The world economy is anticipated to see its strongest post-recession rebound in 80 years in 2021, one year and a half after the COVID-19 pandemic started. The recovery, however, is anticipated to be uneven across nations as many developing economies lag behind major economies in terms of growth. David Rewcastle, a research analyst in Darien, CT with 35 years of experience, explained that it’s not just the U.S. experiencing higher energy prices. He said Europe is getting walloped even worse by the rising costs.
What will be the effect of foreign wars on the global economy? What will climate change bring about in the next decade? What will this all mean for the global economy and society?
“The global recovery from the pandemic would continue in 2022 and 2023, aided by progress with global vaccination efforts, supportive macro-economic policies in the main economies, and favorable financial conditions, prior to Russia’s war of aggression against Ukraine.” Rewcastle stated.
However, just as some of the supply-chain issues seemed to be receding, Russia’s conflict against Ukraine is impeding global growth and escalating inflationary pressures, generating a fresh negative supply shock for the global economy.
Russia-Ukraine War impacts on Economy
Research by consumer outreach firm SurveyNow said that the Russia-Ukraine conflict is having a significant impact on global supply chains. It has impeded the flow of goods, causing dramatic price increases and product shortages, and creating food shortages all over the globe.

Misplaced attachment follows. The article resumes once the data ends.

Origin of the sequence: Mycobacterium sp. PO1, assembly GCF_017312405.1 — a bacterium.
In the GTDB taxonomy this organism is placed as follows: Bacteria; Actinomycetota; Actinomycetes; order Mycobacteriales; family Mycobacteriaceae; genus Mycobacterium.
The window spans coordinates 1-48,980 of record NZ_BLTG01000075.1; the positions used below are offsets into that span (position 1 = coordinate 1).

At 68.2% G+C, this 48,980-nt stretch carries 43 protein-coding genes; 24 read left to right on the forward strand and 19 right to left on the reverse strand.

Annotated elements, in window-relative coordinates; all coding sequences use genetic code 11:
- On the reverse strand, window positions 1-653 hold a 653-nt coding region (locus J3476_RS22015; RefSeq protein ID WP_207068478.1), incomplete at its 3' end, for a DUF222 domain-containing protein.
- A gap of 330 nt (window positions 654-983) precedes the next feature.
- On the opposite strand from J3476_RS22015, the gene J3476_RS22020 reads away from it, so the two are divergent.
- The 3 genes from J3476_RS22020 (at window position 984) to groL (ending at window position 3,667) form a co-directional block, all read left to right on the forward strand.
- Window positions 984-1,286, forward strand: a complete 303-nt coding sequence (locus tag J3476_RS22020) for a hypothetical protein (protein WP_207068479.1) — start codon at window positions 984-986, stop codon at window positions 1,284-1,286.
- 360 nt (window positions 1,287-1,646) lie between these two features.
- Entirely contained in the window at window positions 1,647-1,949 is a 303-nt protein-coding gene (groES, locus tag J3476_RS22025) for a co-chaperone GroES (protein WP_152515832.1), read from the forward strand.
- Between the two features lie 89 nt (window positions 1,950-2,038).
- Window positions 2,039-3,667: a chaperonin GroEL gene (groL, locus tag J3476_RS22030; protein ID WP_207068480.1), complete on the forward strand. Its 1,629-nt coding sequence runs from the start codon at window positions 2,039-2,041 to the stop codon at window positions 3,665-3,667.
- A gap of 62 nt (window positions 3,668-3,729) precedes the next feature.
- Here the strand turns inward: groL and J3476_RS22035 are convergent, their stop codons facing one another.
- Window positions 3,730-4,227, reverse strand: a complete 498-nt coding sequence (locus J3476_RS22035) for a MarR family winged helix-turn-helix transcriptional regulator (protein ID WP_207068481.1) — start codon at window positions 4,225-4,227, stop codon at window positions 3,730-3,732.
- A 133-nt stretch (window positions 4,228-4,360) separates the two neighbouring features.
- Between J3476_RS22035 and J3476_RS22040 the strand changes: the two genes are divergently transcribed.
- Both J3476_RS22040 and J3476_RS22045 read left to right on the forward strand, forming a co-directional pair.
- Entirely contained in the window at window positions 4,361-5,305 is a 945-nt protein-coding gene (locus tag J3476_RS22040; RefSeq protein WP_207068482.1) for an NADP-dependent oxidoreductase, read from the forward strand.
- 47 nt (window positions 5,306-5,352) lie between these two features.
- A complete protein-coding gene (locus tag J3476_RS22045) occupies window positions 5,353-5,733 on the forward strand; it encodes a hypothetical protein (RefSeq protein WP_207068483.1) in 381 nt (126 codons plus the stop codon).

These ripple effects threaten the supply of key food resources such as wheat, and raise the possibility for a global famine.
“Supply chain managers must think carefully about the opportunities and risk when searching for new sources, while also considering how to coordinate the changes from one source or mode,” stated David Rewcastle. It could cause all sorts of bullwhip effects in global supply chains if it’s not coordinated well.
“Europe is facing a perfect storm,” Rewcastle said.
Climate Change Impacts on Global Economy
Businesses will be affected by climate change and its effects around the world in many ways. Extreme weather can disrupt transportation and cause damage to factories and supply chains. Drought can make water more costly, which could impact the price of raw materials as well as production. Companies may have to cope with climate volatility, such as changes in the cost of production, energy transport, and insurance. Some products may become obsolete or lose market share, like equipment that is related to coal mining, and equipment for skiing in areas with no snow.
David Rewcastle believes that if countries can keep global average temperature rises below two degrees Celsius above preindustrial levels, then economic losses would be minimal by midcentury. This is the goal of the 2015 Paris agreement, which includes nations to combat climate change. According to David Rewcastle, most countries would have economies that are no more than 5 per cent smaller than they would otherwise be.